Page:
Mr Standfast/Chapter 14
Three days later I got my orders to report at Paris for special service. They came none too soon, for I chafed at each hour's delay. Every thought in my head was directed to the game which we were playing against Ivery. He was the big enemy, compared to whom the ordinary Boche in the trenches was innocent and friendly. I had almost lost interest in my division, for I knew that for me the real battle-front was not in Picardy, and that my job was not so easy as holding a length of line. Also I longed to be at the same work as Mary.
I remember waking up in billets the morning after the night at the Château with the feeling that I had become extraordinarily rich. I felt very humble, too, and very kindly towards all the world—even to the Boche, though I can't say I had ever hated him very wildly. You find hate more among journalists and politicians at home than among fighting men. I wanted to be quiet and alone to think, and since that was impossible I went about my work in a happy abstraction. I tried not to look ahead, but only to live in the present, remembering that a war was on, and that there was desperate and dangerous business before me, and that my hopes hung on a slender thread. Yet for all that I had sometimes to let my fancies go free, and revel in delicious dreams.
But there was one thought that always brought me back to hard ground, and that was Ivery. I do not think I hated anybody in the world but him. It was his relation to Mary that stung me. He had the insolence with all his toad-like past to make love to that clean and radiant girl. I felt that he and I stood as mortal antagonists, and the thought pleased me, for it helped me to put some honest detestation into my job. Also I was going to win. Twice I had failed, but the third time I should succeed. It had been like ranging shots for a gun—first short, second over, and I vowed that the third should be dead on the mark.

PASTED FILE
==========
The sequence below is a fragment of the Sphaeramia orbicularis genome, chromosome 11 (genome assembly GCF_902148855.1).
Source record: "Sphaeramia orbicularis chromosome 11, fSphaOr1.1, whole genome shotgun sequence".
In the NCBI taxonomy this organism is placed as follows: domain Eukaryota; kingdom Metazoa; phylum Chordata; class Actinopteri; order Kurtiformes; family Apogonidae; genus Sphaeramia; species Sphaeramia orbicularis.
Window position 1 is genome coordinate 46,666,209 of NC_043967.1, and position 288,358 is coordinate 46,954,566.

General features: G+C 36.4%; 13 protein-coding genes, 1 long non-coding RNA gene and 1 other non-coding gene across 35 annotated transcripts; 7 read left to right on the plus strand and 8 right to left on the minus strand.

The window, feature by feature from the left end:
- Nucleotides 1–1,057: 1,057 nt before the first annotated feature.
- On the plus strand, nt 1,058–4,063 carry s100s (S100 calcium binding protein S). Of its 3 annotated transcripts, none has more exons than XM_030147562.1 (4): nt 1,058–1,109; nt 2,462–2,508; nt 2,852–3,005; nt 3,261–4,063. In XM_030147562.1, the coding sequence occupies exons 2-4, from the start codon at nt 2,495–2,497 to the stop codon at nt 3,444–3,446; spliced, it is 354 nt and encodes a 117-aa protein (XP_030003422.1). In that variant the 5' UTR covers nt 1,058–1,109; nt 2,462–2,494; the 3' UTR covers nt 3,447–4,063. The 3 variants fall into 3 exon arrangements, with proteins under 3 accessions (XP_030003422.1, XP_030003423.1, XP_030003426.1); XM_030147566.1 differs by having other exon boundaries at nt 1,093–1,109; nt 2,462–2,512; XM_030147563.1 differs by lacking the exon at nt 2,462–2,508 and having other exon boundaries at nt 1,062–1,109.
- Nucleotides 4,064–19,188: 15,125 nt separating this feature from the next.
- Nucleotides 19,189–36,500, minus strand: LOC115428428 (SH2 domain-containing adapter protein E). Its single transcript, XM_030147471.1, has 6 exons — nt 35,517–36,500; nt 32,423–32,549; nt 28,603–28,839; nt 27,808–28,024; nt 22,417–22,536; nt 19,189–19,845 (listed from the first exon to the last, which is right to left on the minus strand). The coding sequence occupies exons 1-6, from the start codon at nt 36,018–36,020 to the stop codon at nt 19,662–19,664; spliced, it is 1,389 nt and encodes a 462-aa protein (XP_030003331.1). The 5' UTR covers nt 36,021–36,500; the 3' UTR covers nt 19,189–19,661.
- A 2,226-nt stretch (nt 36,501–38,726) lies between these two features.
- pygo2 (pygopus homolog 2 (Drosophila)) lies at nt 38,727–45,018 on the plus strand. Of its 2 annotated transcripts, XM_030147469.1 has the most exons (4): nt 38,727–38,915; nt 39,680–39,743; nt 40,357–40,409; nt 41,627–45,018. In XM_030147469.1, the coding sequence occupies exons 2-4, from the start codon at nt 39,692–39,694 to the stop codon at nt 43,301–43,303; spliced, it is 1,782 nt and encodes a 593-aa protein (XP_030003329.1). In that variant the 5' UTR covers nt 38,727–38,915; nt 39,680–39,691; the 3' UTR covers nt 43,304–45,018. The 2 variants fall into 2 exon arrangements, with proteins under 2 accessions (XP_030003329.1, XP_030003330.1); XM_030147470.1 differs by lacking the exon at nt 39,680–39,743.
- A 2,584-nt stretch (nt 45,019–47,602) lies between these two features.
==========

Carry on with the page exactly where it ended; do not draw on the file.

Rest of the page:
I was summoned to G.H.Q., where I had half an hour's talk with the greatest British commander. I can see yet his patient, kindly face and that steady eye which no vicissitude of fortune could perturb. He took the biggest view, for he was statesman as well as soldier, and knew that the whole world was one battle-field and every man and woman among the combatant nations was in the battle-line. So contradictory is human nature, that talk made me wish for a moment to stay where I was. I wanted to go on serving under that man. I realized suddenly how much I loved my work, and when I got back to my quarters that night and saw my men swinging in from a route march I could have howled like a dog at leaving them. Though I say it who shouldn't, there wasn't a better division in the Army.
One morning a few days later I picked up Mary in Amiens. I always liked the place, for after the dirt of the Somme it was a comfort to go there for a bath and a square meal, and it had the noblest church that the hand of man ever built for God. It was a clear morning when we started from the boulevard beside the railway station; and the air smelt of washed streets and fresh coffee, and women were going marketing and the little trams ran clanking by, just as in any other city far from the sound of guns. There was very little khaki or horizon-blue about, and I remember thinking how completely Amiens had got out of the war-zone. Two months later it was a different story.
To the end I shall count that day as one of the happiest in my life. Spring was in the air, though the trees and fields had still their winter colouring. A thousand good fresh scents came out of the earth, and the larks were busy over the new furrows. I remember that we ran up a little glen, where a stream spread into pools among sallows, and the roadside trees were heavy with mistletoe. On the tableland beyond the Somme valley the sun shone like April. At Beauvais we lunched badly in an inn—badly as to food, but there was an excellent Burgundy at two francs a bottle. Then we slipped down through little flat-chested townships to the Seine, and in the late afternoon passed through St Germains forest. The wide green spaces among the trees set my fancy dwelling on that divine English countryside where Mary and I would one day make our home. She had been in high spirits all the journey, but when I spoke of the Cotswolds her face grew grave.